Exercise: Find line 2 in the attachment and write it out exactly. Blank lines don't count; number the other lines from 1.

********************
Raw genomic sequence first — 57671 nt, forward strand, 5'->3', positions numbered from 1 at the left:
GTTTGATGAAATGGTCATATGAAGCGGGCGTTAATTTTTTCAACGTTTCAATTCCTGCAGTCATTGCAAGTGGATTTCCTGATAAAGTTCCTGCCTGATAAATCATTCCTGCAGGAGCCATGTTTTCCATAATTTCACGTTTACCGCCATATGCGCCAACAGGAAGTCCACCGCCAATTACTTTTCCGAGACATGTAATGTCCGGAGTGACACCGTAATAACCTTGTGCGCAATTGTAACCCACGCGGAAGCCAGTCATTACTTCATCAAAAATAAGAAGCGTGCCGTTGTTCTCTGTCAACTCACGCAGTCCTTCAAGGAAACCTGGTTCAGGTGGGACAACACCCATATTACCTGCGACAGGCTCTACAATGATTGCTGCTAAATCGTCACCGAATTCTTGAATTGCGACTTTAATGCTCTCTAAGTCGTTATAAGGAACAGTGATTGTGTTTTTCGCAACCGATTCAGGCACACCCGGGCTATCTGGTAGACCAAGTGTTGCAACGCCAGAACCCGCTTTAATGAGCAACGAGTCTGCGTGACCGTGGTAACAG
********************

GTTTGATGAAATGGTCATATGAAGCGGGCGTTAATTTTTTCAACGTTTCAATTCCTGCAGTCATTGCAAGTGGATTTCCTGATAAAGTTCCTGCCTGATAAATCATTCCTGCAGGAGCCATGTTTTCCATAATTTCACGTTTACCGCCATATGCGCCAACAGGAAGTCCACCGCCAATTACTTTTCCGAGACATGTAATGTCCGGAGTGACACCGTAATAACCTTGTGCGCAATTGTAACCCACGCGGAAGCCAGTCATTACTTCATCAAAAATAAGAAGCGTGCCGTTGTTCTCTGTCAACTCACGCAGTCCTTCAAGGAAACCTGGTTCAGGTGGGACAACACCCATATTACCTGCGACAGGCTCTACAATGATTGCTGCTAAATCGTCACCGAATTCTTGAATTGCGACTTTAATGCTCTCTAAGTCGTTATAAGGAACAGTGATTGTGTTTTTCGCAACCGATTCAGGCACACCCGGGCTATCTGGTAGACCAAGTGTTGCAACGCCAGAACCCGCTTTAATGAGCAACGAGTCTGCGTGACCGTGGTAACAG